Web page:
Appetite linked to impulse shopping
The aroma of a mouth-watering dessert can make you splurge money on unnecessary purchases, says a new study.Updated: Jan 09, 2008 15:47 IST
The aroma of a mouth-watering dessert can make you splurge money on unnecessary purchases.
A new study has suggested that exposure to something that stimulates the appetite can make a person more impulsive with unrelated purchases.
The study, led by Xiuping Li of National University of Singapore, found that an appetitive stimulus not only affects behaviour in a specific behaviour domain, but also induces a shared state that propels a consumer to choose smaller–sooner options in unrelated domains.
“We found that an appetitive stimulus not only affects behaviour in a specific behaviour domain, but also induces a shared state that propels a consumer to choose smaller–sooner options in unrelated domains. Similarly, the presence of an attractive woman in the trading room might propel an investor to choose the investment option providing smaller but sooner rewards,” Li said.
The study was divided into two experiments. In the first experiment, Li asked participants to act as ‘photo editors of a magazine’ and choose among either appetite stimulating pictures of food or non-appetite stimulating pictures of nature.
A control group was shown no pictures at all. All were then asked to participate in a lottery that would either pay them less money sooner or more money later.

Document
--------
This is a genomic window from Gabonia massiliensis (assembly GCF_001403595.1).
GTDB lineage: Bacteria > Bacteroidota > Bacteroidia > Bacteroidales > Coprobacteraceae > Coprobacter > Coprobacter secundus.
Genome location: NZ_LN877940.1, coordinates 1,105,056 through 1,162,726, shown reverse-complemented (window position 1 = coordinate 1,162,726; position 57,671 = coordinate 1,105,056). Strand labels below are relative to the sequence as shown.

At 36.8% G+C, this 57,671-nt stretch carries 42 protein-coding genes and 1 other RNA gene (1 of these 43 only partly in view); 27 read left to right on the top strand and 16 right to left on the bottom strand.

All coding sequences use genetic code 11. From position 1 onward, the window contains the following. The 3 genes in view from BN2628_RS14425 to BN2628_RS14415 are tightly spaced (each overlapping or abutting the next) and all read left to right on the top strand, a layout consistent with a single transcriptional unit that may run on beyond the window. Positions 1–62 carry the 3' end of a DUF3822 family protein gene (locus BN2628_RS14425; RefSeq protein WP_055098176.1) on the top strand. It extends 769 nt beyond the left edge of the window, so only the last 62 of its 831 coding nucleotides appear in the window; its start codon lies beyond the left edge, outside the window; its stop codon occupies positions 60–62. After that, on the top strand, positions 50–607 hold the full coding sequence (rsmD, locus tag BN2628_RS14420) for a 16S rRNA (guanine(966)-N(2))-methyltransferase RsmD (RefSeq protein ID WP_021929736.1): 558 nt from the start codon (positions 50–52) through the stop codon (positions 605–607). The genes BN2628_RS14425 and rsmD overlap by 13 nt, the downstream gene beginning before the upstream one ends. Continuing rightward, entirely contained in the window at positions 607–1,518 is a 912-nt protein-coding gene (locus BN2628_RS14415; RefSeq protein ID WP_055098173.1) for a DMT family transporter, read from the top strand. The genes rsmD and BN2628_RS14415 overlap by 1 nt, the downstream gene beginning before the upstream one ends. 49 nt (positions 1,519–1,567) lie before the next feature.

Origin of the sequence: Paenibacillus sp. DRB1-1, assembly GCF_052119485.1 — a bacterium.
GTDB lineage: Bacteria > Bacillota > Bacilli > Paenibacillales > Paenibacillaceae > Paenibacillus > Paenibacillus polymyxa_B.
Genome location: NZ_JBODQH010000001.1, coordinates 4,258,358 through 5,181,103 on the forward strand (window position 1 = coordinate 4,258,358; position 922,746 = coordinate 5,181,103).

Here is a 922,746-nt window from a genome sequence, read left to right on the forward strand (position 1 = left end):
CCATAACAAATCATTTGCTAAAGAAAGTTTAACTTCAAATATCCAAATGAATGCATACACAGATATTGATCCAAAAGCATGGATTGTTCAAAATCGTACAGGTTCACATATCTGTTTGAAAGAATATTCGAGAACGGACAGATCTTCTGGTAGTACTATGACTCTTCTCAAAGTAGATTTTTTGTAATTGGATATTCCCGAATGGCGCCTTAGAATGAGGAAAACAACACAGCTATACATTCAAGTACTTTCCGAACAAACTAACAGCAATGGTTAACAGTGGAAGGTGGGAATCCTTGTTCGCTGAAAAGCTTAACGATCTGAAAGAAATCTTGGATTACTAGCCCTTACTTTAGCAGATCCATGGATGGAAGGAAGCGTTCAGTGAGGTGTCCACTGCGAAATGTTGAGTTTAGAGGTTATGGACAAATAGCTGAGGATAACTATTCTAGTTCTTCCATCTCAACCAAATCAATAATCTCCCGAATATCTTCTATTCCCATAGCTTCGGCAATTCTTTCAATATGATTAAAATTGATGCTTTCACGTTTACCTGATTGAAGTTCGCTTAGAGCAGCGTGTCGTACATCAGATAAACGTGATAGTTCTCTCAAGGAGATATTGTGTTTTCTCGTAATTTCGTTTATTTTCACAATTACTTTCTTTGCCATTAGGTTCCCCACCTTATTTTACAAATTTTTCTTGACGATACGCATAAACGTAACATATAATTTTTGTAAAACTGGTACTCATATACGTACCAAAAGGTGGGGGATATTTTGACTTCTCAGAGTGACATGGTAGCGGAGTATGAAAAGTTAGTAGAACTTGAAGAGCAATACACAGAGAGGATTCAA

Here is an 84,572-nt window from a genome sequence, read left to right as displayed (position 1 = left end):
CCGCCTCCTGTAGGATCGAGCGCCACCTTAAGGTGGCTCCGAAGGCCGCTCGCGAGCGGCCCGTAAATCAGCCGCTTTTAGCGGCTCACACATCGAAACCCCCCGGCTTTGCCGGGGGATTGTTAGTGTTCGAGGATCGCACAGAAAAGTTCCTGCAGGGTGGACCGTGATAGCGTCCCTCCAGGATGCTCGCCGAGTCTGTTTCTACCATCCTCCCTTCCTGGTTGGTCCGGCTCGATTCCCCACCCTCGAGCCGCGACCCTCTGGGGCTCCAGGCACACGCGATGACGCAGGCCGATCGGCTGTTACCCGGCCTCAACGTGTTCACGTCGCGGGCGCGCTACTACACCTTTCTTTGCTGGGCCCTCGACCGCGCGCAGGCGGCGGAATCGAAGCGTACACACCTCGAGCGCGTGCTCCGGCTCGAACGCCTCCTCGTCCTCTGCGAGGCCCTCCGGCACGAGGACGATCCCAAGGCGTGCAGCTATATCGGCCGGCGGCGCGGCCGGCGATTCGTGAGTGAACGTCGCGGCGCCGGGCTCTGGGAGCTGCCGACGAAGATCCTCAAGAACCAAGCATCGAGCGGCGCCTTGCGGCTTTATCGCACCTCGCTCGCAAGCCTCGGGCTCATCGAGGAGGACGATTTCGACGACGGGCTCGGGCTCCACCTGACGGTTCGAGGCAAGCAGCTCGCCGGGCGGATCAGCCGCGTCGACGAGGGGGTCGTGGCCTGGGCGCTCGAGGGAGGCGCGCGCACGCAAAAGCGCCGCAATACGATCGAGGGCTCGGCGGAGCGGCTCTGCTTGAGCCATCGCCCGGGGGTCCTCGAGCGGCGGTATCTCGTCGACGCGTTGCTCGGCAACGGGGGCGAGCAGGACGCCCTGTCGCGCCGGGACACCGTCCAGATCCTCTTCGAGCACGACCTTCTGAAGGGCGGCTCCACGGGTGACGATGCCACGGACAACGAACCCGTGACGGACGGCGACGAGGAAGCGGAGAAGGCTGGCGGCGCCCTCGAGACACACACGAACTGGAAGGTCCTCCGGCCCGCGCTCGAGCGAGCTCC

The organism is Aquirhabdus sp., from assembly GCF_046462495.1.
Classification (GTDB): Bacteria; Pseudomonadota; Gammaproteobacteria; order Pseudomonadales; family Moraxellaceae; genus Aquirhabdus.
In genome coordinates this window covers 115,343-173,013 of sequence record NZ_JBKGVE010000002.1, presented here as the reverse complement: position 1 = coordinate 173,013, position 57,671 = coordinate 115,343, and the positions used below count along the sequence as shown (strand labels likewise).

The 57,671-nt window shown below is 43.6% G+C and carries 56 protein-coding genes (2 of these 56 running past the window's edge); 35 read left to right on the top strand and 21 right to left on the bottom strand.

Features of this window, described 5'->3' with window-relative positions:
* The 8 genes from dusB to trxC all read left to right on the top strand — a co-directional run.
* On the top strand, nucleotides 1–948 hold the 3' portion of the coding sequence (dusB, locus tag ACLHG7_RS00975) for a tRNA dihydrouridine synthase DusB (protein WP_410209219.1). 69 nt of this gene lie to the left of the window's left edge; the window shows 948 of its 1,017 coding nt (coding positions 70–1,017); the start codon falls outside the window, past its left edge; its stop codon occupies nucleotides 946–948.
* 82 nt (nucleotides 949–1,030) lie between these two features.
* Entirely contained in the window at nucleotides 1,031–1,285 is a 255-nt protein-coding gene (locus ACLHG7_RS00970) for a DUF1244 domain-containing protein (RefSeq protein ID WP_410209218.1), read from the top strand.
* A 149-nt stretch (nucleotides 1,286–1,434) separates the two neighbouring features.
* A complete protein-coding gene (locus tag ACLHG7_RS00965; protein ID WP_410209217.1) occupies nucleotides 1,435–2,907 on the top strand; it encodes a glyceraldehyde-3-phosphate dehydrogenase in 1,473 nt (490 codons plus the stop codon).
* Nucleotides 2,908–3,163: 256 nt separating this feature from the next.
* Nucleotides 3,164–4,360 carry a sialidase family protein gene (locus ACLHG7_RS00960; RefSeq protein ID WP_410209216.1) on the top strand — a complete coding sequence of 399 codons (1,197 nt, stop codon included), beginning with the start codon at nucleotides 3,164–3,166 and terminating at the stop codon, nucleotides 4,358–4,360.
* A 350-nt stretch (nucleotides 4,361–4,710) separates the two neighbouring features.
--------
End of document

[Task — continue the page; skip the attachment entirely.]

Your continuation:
The results showed that those who had been exposed to the photos of food were almost twenty percentage points more likely to choose the lottery with the chance of a smaller, more immediate payoff than those who were exposed to the photos of nature and eleven percentage points more likely to choose the short-term gain than those who had not been exposed to any stimulus.
In the second experiment, the researchers used a cookie-scented candle to further gauge whether appetitive stimulus affects consumer behaviour.
Female study participants in a room with a hidden chocolate-chip cookie scented candle were much more likely to make an unplanned purchase of a new sweater, even when told they were on a tight budget, than those randomly assigned to a room with a hidden unscented candle.
“The scent of the appetitive stimulus led to reduced happiness with remote gains, which implied that participants in a present-oriented state were less sensitive to future values. In addition, [this] experiment showed that participants were more likely to satisfy their current and spontaneous desire if they were exposed to the unrelated appetitive stimulus before they made the decision,” Li said.
“If retailers want to push their customers to shop more rather than stay longer, they should not only maintain a pleasant environment but also an environment full of temptations and excitement,” Li added.
The study is published in the Journal of Consumer Research.